I reflect on one class exercise we did titled the abstract image.
- The Abstract Image
Aim: to investigate a place
This exercise involved us directors to choose a certain framing in a specific location we choose to capture. We considered the following:
- Different planes (of focus)
- Expressive potential of image size, focal length, focus, depth of field, exposure, colour
- Implications of framing – what is in and out of frame
What I learned from this exercise is that I am highly in favour of intimate shots whose subject is usually something around us that is often overlooked. I don’t have the videos we have captured but these photographs could give one the sense of what I mean:
Observing the two images that I took above (not from class exercise), you can see that in the frame are two subjects: the tree and the lamp post. These two images, though taken months apart, convey my decision to frame my shots on a particular object that is not my subject. Of course, I deliberately chose to place these objects in my frame, sort of like I was the set decorator and the Director of Photography at the same time. In the exercises, my cohorts and I did the exact same. The shots are motivated by a certain object in the frame that is not necessarily the subject of the photograph/video.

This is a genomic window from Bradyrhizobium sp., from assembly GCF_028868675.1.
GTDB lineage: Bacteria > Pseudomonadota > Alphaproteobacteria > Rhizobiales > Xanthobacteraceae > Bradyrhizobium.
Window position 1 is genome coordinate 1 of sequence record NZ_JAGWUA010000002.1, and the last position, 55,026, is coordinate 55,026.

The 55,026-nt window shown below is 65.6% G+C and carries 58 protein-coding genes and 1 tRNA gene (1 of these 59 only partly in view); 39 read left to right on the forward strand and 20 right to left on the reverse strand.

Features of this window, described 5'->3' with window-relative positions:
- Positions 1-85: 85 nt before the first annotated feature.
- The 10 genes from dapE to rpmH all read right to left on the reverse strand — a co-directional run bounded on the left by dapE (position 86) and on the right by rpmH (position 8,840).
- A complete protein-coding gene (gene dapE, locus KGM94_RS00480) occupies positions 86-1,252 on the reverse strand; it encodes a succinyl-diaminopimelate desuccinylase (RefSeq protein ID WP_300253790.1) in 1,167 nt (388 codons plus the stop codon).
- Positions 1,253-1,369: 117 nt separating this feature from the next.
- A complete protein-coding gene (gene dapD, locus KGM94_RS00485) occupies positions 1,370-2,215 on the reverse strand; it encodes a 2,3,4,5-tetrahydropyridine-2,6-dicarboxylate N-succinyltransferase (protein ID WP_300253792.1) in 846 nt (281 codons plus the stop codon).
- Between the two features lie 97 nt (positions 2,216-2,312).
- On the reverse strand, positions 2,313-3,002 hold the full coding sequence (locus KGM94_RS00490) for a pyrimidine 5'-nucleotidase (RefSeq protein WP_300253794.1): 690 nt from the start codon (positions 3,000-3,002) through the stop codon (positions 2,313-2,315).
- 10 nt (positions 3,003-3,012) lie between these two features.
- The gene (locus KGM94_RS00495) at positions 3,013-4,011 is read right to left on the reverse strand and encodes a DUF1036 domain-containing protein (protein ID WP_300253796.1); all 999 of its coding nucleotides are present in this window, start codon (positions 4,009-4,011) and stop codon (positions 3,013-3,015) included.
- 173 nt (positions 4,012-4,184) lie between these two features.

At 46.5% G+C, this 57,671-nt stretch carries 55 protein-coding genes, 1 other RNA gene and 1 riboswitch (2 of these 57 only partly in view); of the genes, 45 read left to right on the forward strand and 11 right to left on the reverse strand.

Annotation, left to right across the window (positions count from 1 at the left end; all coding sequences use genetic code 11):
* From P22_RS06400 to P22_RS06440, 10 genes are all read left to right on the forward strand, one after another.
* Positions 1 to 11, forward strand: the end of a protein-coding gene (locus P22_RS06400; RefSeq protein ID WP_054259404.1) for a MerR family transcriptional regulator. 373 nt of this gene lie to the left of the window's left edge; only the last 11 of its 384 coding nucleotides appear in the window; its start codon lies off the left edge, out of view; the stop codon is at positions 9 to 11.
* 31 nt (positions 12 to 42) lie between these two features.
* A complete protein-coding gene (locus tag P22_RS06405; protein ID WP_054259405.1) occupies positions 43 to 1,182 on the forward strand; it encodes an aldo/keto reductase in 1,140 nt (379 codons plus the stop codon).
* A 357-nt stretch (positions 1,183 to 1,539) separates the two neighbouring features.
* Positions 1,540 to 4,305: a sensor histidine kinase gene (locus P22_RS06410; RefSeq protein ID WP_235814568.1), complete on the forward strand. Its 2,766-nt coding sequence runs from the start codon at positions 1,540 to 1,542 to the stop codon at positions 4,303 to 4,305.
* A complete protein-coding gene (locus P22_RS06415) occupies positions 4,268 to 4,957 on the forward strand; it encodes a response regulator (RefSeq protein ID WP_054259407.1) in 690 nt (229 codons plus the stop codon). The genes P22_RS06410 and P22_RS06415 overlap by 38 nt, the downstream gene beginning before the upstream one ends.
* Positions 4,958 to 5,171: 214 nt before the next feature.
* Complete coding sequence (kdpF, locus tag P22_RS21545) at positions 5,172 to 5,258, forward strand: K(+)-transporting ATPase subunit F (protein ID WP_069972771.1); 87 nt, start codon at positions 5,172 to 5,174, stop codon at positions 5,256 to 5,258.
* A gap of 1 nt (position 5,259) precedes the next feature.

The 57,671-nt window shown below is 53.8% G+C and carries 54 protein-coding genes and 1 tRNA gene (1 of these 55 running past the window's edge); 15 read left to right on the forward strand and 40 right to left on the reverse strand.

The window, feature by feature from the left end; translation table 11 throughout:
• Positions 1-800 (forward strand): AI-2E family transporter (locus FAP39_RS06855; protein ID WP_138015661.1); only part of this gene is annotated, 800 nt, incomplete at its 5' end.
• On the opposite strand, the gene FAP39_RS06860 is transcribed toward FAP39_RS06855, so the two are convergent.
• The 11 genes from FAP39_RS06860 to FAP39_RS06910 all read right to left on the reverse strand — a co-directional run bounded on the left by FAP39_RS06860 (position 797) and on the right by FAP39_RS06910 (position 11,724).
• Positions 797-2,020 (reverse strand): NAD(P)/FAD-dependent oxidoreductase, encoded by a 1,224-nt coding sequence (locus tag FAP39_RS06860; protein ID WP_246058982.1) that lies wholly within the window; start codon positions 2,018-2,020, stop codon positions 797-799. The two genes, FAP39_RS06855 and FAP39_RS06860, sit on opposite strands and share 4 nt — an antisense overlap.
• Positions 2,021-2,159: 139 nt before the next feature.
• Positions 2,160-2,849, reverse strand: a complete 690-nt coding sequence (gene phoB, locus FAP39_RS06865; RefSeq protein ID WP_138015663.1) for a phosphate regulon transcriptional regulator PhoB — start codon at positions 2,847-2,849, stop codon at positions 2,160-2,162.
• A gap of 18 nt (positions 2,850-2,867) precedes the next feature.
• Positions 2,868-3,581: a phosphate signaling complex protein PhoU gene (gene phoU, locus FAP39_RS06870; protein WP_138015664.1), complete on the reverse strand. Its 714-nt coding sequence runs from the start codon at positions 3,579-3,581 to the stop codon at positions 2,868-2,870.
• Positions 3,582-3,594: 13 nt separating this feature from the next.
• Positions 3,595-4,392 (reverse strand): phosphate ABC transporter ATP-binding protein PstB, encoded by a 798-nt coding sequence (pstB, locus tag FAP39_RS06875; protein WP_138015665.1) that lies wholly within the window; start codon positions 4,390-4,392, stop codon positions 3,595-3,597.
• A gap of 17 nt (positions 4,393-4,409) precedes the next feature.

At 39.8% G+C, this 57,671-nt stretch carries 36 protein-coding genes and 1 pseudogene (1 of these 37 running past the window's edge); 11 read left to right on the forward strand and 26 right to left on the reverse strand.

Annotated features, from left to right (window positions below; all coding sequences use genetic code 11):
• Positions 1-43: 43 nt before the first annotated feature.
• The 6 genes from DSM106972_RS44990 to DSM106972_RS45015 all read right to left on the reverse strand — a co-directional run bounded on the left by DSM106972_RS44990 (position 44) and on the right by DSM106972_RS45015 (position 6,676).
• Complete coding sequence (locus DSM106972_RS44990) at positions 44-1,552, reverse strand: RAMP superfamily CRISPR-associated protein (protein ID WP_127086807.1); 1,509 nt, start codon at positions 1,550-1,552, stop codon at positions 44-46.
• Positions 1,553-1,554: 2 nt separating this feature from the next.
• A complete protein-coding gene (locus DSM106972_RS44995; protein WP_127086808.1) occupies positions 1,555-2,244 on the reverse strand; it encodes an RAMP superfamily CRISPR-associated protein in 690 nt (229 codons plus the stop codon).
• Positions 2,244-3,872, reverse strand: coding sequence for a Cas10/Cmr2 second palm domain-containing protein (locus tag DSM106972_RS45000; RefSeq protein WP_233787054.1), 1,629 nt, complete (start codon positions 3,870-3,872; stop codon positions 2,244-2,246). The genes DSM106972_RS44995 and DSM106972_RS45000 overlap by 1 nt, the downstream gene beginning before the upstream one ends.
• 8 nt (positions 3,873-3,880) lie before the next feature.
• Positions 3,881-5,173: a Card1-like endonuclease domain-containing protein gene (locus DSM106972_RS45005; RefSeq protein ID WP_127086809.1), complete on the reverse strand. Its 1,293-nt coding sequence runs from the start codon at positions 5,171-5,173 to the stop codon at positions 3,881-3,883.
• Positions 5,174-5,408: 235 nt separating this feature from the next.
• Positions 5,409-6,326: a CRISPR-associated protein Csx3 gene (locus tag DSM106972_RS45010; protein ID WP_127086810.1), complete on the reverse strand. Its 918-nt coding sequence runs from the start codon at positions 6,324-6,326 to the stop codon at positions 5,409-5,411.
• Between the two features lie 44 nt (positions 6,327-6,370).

Why do I do this, you may ask? I think for me, this certain framing implies a sort of closeness to the scene; an artefact that you can almost grasp or hold on to, something to fall back on and easily remember when you are trying to recall this scene. For example, with the photograph on the above, taken in Massachusetts last August, I was struck by this lamppost that punctuated the first time I have been in an American neighbourhood. It was the image, the artefact, the object that struck me upon my arrival and my soaking in of the scene. However, I can’t say the same for the photograph below it. I could have simply taken a photo of the lake of shining waters and left the palm tree out of the frame but then it just wouldn’t be the same. For me, especially, that image wouldn’t be special, would not have captured the essence of that lake and its simplistic grandeur if I had not included the palm tree (no matter how many times I have seen one in my life).
In video, I work the same way. I could roll and allow things to happen, but I can encourage something to happen also. I think reflecting back on this work and after I edit the videos we have captured, I would be able to eventually define my reasons for these shots and how I can utilise them in my creative practice and vision.